Physics - Air 2
Air has miraculous properties. Anyone who has ever made an injector or nozzle illegally spraying fuel, whether petrol or Diesel, outside the combustion engine and then also ignited it, could see the devastating power of this
combustion at work, burning completely evenly at a certain point in space, almost without leaving any residue.
This is somewhat disdainfully called an air-fuel mixture, perhaps forgetting how often and desperately technicians have tried to establish this carefully prepared mixture in the combustion chamber in as many operating
conditions as possible. Presumably this is hopeless because, at least in the case of petrol engines, the mixture finds this space in too many different sizes.
To make the possibilities of generating such a mixture a little clearer, the nearly forgotten carburetor technology is probably the most suitable. We want to try to make the experiences and design solutions there usable once
again on the subject of 'air'. To do so, we return to a very old principle of carburetor technology. But don't worry, this will not be a special chapter for vintage car fans.
Bernoulli's principle (picture above) is also called the 'Venturi effect'. The venturi is the constriction in the top right-hand corner of the air duct. In the case of Wilhelm Maybach, it was initially simply intended to create negative
pressure in a fuel line that opened out there. Here the whole thing looks a bit more uniform. Important about the diameter of the constriction is that, coming from above, it decreases relatively quickly and then slowly again.
The crucial thing is to avoid turbulence. In principle, any constriction in an air duct causes a higher air velocity and thus negative pressure. This increases with the flow rate. And this is where the beauty of the above design
comes into play. The nozzle at the top is called an 'air correction nozzle'. In other words, it is precisely at this point, or below it, that any excess fuel sucked out may be corrected.
Have you ever heard of 'brake air'? This is precisely what rushes through the nozzle as a precisely measured proportion of the air flowing into the carburetor onto the fuel standing in the tube. The higher its speed, the lower it
comes. There it increases the proportion of air and thus causes the mixture, which would otherwise become too rich with greater underpressure, to become leaner. Together with the fuel, it then passes through the holes in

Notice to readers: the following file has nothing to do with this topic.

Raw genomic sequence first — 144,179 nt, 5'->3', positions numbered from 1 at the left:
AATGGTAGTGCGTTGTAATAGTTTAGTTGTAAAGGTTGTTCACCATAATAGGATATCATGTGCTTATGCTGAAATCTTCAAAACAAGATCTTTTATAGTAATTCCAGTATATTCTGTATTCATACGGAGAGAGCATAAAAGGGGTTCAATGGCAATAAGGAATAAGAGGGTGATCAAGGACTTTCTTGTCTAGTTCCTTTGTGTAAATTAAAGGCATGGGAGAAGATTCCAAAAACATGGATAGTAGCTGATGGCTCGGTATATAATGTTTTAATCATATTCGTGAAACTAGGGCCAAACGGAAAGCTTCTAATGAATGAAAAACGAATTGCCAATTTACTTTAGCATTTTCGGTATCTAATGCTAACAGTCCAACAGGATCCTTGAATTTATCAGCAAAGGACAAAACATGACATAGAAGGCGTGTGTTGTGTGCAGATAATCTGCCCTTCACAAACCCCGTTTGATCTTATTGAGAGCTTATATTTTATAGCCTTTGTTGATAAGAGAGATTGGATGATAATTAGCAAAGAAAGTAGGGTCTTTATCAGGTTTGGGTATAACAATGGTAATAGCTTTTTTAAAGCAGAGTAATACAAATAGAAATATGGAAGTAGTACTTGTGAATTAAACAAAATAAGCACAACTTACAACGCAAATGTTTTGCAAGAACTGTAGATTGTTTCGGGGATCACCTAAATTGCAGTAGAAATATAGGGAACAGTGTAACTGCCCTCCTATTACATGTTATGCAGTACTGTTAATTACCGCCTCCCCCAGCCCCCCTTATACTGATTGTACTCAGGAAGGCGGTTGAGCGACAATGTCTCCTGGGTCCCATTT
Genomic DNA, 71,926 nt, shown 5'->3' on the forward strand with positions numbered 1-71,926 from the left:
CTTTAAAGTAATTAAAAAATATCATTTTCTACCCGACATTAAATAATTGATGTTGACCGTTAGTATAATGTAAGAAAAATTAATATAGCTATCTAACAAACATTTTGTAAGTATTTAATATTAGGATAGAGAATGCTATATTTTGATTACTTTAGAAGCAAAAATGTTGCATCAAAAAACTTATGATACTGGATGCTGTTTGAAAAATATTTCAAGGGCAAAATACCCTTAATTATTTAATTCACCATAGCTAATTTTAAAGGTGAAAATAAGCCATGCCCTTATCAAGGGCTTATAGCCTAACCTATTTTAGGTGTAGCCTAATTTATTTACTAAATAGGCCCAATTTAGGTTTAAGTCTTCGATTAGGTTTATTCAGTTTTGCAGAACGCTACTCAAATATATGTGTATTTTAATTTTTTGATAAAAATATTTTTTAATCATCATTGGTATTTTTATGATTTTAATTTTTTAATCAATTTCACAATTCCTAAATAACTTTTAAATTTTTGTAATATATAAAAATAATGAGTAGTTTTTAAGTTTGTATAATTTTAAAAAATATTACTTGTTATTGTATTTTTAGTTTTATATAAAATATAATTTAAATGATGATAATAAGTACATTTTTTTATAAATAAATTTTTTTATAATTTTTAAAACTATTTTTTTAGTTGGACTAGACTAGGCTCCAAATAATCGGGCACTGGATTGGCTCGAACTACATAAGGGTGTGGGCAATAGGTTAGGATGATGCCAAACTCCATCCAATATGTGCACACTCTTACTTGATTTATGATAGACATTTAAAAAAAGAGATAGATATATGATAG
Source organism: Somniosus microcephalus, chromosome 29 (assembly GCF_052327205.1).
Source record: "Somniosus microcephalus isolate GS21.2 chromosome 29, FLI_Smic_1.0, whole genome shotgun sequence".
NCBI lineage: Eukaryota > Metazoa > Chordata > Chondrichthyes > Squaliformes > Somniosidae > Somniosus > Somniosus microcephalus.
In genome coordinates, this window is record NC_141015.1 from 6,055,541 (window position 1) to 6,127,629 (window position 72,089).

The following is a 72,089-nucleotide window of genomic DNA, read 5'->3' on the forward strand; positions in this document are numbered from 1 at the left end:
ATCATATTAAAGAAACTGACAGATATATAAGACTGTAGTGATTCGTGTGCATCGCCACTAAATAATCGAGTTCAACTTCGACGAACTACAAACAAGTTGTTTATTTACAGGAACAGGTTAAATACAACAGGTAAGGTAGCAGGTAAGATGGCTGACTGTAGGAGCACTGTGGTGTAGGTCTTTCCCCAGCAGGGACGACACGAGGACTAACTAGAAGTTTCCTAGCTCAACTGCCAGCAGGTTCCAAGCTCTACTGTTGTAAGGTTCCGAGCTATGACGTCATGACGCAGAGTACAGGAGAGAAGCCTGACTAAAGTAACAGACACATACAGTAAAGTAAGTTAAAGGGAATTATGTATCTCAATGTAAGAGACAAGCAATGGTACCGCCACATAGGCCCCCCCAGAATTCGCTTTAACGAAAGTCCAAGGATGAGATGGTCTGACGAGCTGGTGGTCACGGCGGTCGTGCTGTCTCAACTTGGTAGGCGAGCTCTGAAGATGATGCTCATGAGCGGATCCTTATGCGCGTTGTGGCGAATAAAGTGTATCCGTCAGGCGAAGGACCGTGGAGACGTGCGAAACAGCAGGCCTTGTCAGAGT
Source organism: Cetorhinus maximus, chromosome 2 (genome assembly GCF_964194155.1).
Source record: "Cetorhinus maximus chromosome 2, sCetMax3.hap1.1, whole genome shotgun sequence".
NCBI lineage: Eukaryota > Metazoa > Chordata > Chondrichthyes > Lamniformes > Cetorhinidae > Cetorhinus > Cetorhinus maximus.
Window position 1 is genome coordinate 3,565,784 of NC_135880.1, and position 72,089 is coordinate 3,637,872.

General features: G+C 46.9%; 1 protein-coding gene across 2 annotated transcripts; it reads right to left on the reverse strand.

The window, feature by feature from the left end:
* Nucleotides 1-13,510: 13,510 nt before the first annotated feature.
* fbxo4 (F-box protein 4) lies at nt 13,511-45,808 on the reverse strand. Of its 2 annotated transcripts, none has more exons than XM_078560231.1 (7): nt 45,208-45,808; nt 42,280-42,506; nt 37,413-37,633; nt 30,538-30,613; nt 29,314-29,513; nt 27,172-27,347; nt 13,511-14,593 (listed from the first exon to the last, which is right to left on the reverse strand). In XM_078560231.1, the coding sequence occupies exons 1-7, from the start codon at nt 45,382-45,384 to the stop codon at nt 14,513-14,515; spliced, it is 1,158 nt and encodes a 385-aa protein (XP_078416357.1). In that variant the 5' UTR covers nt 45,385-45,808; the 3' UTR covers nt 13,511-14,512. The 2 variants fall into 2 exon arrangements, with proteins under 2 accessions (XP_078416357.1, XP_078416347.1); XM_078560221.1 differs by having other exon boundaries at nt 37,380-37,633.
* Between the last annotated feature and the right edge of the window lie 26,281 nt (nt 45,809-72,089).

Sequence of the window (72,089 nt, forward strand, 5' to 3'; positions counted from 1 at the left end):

the tube to the outside and then into the air funnel at the top.
Result: Even with more air flow, the mixture ratio can remain the same. This was a bit more complicated in the carburetors of that time, because they produced a rather lean mixture at partial load and only really got rich at
full load in order to achieve the catalogue performance, but this actually shows even more what can be achieved with such a relatively simple design. The prerequisite, however, is a precisely adjusted float that sets a very
specific fuel level.
And here the same task, only with a variable air funnel. It is also called an 'equal-pressure' or SU.carburetor, meaning equal pressure conditions between the piston and the throttle flap and at the very top beyond the
diaphragm. The air controls itself, pulling the piston upwards along with its seats stuck in a ring nozzle and providing the corresponding increase in fuel when more air is drawn in by the engine.
Here, too, the ratio between air and fuel is always the same. A special shape of the needle even allows for enrichment or leaning in certain operating ranges, all without electronics. The system is so sensitive that a kind of
shock absorber with a fixed piston and damper fluid is needed in the middle to prevent vibrations. Despite the different design, the functions are completely comparable to the above system.
Do you have a moment? Then please take a look at what the engineers did with the idling system when the first exhaust regulations were issued. The correspondingly outlined is all necessary to prepare the idle mixture as
well as possible and at the same time to make it precisely adjustable in terms of mixture (small screw) and idle speed (large screw). With a low flow rate, it is more difficult to mix fuel and air well.
It gets really exciting, even for performance-hungry fans, when it comes to systems with several carburetors on one engine. There are even those who, not exactly sensibly, were so taken with two twin carburetors that they
installed them instead of an existing injection system. Above you see such a system, perfectly suited to the four-cylinder in-line engine.
But there is also the difficulty of synchronisation involved. All four air funnels should provide the same mixture at the same throttle position. If you have just achieved this for one operating point and then select another, the
clocks show different values again. A lot of experience and intuition is required. It shows the moody side of the air and the difficulty of dealing with it. More about this in the next chapter . . .
|Imagine having to synchronise the six twin carburetors of an old V12 . . .|